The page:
The Effect of Relative Performance Information Detail and Time Horizon on Effort Allocation in a Multi-Task Environment



This study investigates how two characteristics of public relative performance information (RPI), detail level and time horizon, affect how employees allocate their effort in a multi-task environment. Based on behavioral theories, we predict that employees will distort their effort away from the firm’s preferred effort allocation proportion to a greater degree when the RPI is more rather than less detailed and when the time horizon provides RPI that is cumulative rather than re-set each period. We also predict that, to the extent more detailed RPI increases effort distortion, this effect will be amplified when RPI is cumulative. Consistent with our predictions, our experimental results find that more detailed RPI leads to greater effort distortion than less detailed RPI and that cumulative RPI leads to more effort distortion than non-cumulative RPI. We also find that the effort distorting effects of more detailed RPI is greatest when the RPI is cumulative. Our results demonstrate that two RPI characteristics which firms can control, detail level and time horizon, may exacerbate or mitigate the effort distortion effects documented in prior accounting research.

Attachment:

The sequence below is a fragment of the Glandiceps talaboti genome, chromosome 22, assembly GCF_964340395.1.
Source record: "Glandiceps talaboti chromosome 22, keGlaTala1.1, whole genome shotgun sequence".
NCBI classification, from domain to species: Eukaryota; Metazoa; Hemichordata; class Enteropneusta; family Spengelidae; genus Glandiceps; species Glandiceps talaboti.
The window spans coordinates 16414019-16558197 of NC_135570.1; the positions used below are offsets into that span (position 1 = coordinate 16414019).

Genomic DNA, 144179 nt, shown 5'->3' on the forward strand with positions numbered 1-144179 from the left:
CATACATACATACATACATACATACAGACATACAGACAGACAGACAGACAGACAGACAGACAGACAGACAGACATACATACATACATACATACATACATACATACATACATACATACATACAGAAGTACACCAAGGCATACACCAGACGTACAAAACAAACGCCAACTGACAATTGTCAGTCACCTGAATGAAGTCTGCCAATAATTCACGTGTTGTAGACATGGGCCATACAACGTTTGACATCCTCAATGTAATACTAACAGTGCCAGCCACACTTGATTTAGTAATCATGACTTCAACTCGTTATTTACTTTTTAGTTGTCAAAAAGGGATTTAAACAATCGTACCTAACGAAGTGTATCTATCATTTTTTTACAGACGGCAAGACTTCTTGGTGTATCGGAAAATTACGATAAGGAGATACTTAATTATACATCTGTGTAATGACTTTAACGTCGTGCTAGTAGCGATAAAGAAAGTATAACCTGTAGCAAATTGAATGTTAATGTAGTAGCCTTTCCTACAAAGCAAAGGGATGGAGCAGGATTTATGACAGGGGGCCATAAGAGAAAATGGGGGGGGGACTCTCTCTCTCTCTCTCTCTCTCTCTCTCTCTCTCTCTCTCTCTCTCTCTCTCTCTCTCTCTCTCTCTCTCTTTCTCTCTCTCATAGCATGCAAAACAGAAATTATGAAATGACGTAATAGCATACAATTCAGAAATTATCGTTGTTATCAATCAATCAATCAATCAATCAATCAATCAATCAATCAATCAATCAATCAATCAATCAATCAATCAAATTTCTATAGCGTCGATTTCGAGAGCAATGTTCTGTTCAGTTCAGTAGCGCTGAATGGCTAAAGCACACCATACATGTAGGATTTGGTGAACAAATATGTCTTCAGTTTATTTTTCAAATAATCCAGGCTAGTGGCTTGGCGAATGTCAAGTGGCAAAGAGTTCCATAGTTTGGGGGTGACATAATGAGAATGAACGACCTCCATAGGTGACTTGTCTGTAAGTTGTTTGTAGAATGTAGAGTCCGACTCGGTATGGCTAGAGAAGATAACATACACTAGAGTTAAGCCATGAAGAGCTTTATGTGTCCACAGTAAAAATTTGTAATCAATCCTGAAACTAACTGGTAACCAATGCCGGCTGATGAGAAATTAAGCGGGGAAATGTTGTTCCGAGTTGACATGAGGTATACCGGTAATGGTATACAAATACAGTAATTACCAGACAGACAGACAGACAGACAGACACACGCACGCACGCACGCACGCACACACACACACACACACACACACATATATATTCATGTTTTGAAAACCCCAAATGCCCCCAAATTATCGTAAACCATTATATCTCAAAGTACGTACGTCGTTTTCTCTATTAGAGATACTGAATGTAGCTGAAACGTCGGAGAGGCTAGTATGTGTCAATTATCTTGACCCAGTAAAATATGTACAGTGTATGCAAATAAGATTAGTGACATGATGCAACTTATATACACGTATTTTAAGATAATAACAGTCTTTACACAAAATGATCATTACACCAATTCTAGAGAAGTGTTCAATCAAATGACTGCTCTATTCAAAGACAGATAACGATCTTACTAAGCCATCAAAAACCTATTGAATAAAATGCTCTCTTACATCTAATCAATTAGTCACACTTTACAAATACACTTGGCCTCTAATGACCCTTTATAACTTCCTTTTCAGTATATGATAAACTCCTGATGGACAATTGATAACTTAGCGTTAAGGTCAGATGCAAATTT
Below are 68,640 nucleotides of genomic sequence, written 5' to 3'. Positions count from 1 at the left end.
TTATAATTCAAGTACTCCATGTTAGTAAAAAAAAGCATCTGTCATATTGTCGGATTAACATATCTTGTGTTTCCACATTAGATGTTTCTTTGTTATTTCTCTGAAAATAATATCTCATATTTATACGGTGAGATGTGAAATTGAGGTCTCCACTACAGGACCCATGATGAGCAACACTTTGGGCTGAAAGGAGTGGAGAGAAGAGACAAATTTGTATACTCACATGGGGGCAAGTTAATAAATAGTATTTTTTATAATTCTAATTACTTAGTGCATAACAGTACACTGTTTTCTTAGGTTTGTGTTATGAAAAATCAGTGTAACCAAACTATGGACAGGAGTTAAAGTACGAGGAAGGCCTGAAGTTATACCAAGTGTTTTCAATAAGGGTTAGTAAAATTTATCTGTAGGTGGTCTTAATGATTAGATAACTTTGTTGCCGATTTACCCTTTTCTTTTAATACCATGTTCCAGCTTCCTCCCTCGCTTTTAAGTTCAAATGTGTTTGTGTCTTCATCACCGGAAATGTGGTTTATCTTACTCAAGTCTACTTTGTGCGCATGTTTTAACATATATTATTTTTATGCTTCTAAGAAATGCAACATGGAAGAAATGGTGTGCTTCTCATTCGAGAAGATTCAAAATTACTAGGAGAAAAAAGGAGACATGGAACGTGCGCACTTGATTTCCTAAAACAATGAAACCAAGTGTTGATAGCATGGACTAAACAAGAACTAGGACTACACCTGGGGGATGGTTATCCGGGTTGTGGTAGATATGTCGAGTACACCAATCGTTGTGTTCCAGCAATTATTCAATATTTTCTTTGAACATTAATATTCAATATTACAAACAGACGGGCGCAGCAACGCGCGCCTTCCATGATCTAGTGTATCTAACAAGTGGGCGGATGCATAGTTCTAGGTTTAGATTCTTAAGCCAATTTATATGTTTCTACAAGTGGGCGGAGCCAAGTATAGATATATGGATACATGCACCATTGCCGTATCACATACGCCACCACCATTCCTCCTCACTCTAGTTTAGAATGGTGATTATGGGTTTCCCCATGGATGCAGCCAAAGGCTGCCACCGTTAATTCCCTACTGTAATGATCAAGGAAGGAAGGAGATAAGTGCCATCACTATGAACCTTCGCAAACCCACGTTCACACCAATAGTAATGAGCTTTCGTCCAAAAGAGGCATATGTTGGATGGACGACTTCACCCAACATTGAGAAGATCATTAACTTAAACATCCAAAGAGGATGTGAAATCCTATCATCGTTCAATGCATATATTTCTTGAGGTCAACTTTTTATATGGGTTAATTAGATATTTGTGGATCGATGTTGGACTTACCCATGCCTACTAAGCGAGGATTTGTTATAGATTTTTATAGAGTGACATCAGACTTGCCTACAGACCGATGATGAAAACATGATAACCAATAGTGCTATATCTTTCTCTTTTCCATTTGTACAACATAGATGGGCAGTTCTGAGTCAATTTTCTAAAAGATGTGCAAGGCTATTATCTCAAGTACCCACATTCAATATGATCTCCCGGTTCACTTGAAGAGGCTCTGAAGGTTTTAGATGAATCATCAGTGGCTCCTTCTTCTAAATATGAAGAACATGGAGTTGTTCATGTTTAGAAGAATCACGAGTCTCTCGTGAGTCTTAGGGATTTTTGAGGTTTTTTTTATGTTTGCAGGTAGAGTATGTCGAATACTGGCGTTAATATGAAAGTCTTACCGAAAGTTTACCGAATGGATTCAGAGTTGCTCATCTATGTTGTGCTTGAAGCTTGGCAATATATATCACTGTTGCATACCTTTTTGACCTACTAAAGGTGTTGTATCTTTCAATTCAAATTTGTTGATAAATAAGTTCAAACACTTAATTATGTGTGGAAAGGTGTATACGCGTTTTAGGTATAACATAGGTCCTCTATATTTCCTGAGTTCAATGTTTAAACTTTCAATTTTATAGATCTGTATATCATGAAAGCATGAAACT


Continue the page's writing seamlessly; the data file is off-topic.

This seminar is organised by the Erasmus Accounting Research Group.